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Anomalous Luttinger equivalence between temperature and curved spacetime: From black holes to thermal quenches
by Baptiste Bermond, Maxim Chernodub, Adolfo G. Grushin and David Carpentier
|Authors (as Contributors):||Bermond Baptiste · David Carpentier|
|Date submitted:||2022-11-23 17:33|
|Submitted by:||Carpentier, David|
|Submitted to:||SciPost Physics|
Building on the idea of Tolman and Ehrenfest that heat has weight, Luttinger established a deep connection between gravitational fields and thermal transport. However, this relation does not include anomalous quantum fluctuations that become paramount in strongly curved spacetime. In this work, we revisit the celebrated Tolman-Ehrenfest and Luttinger relations and show how to incorporate the quantum energy scales associated with these fluctuations, captured by gravitational anomalies of quantum field theories. We point out that such anomalous fluctuations naturally occur in the quantum atmosphere of a black hole. Our results reveal that analogous fluctuations are also observable in thermal conductors in flat-space time provided local temperature varies strongly. As a consequence, we establish that the gravitational anomalies manifest themselves naturally in non-linear thermal response of a quantum wire. In addition, we propose a systematic way to identify thermal analogues of black hole's anomalous quantum fluctuations associated to gravitational anomalies. We identify their signatures in propagating energy waves following a thermal quench, as well as in the energy density of heating Floquet states induced by repeated thermal quenches.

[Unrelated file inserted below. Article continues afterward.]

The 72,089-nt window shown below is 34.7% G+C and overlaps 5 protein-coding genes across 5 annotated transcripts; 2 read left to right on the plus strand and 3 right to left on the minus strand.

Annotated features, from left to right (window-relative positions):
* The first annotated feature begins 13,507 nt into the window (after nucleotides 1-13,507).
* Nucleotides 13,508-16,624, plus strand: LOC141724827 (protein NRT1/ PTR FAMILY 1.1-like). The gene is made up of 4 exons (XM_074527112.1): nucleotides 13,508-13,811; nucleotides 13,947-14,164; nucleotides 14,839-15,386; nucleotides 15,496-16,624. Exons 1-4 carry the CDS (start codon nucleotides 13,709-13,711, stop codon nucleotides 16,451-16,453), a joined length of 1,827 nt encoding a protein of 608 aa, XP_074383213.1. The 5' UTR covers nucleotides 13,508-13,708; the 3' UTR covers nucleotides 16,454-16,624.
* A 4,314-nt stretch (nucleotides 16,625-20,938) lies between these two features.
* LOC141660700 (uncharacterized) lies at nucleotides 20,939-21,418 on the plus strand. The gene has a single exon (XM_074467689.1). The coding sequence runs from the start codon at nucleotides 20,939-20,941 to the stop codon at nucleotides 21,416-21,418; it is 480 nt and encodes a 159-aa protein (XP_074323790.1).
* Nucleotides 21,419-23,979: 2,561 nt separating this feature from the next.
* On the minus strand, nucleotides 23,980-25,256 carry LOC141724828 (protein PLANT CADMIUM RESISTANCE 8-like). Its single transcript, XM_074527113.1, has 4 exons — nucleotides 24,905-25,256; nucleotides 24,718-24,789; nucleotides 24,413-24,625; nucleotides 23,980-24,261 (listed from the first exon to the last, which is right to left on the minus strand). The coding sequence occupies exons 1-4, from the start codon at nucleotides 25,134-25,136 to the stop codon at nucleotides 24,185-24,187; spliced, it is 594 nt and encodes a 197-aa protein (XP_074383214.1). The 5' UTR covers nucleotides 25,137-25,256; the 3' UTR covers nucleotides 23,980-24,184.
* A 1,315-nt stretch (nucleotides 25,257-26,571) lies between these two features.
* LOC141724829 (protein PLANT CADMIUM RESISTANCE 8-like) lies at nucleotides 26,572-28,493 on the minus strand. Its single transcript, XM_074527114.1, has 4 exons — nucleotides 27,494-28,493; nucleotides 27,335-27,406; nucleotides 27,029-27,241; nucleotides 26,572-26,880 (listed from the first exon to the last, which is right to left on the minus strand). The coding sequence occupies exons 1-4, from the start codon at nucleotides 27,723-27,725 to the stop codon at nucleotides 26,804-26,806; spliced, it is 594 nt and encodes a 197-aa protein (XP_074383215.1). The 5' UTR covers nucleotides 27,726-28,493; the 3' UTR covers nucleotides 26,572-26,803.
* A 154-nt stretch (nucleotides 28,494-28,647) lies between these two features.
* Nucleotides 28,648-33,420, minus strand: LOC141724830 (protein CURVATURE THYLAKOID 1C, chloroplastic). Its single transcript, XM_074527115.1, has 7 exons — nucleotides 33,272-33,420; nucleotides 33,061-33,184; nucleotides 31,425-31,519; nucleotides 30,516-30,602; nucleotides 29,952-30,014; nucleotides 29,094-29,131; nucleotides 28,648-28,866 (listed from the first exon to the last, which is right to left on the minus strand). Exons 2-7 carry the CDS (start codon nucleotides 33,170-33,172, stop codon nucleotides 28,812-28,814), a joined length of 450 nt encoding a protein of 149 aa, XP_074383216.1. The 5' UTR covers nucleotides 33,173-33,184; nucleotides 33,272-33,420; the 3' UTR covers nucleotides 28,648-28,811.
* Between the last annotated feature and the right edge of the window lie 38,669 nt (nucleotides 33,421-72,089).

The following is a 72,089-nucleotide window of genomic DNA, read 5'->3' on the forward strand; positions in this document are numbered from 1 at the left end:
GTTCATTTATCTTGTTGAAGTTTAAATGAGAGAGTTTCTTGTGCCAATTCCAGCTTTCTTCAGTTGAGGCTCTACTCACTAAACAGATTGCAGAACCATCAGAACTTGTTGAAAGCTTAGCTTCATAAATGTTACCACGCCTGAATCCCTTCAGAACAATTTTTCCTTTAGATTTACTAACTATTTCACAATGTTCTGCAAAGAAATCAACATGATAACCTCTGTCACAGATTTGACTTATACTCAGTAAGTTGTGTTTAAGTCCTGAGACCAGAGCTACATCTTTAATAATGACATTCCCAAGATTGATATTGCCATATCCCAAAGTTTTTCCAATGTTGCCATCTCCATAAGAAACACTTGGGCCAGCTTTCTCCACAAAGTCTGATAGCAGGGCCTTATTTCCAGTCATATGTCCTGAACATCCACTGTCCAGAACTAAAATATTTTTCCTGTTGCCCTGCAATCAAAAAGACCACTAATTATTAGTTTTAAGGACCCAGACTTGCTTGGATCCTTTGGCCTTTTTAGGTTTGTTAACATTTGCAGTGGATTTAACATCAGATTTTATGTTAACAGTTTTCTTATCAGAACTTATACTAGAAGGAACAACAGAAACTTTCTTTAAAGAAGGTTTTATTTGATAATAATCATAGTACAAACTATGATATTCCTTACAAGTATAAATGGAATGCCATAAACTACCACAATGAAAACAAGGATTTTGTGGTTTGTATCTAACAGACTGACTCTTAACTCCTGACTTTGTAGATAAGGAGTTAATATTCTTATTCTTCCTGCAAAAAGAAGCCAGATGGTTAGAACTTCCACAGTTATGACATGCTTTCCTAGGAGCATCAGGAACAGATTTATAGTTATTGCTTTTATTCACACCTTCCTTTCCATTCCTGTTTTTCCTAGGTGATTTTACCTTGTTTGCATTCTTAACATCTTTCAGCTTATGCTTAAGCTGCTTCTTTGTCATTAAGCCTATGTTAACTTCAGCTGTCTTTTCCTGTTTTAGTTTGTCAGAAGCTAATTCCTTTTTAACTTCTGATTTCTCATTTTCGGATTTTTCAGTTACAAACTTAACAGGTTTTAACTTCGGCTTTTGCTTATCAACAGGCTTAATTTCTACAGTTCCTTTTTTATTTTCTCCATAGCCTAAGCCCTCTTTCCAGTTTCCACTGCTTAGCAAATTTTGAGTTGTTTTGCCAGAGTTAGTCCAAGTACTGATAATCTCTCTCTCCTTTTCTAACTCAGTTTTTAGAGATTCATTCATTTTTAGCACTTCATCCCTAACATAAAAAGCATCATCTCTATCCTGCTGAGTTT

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Anonymous Report 1 on 2023-1-25 (Invited Report)
The manuscript discusses corrections to Luttinger relations due to quantum anomalies. It is clearly written, and the computations are easy to follow. In my opinion the only aspect of the manuscript that needs to be expanded is the discussion that the particles transport ballistically, and the two species don’t thermalize. This assumption for thermal systems seems to be very strong and in general valid for temperatures close to zero. Therefore, I would expect that it breaks down quite quickly as the temperature rises. However, I have not seen any discussion of the applicability of the formulas presented in the paper. Moreover, the validity of the corrections derived in this work requires that different species of fermions are kept at different temperatures. Again, no discussion of how close to realistic systems is this requirement, is included. I do not expect these relations to hold near black holes.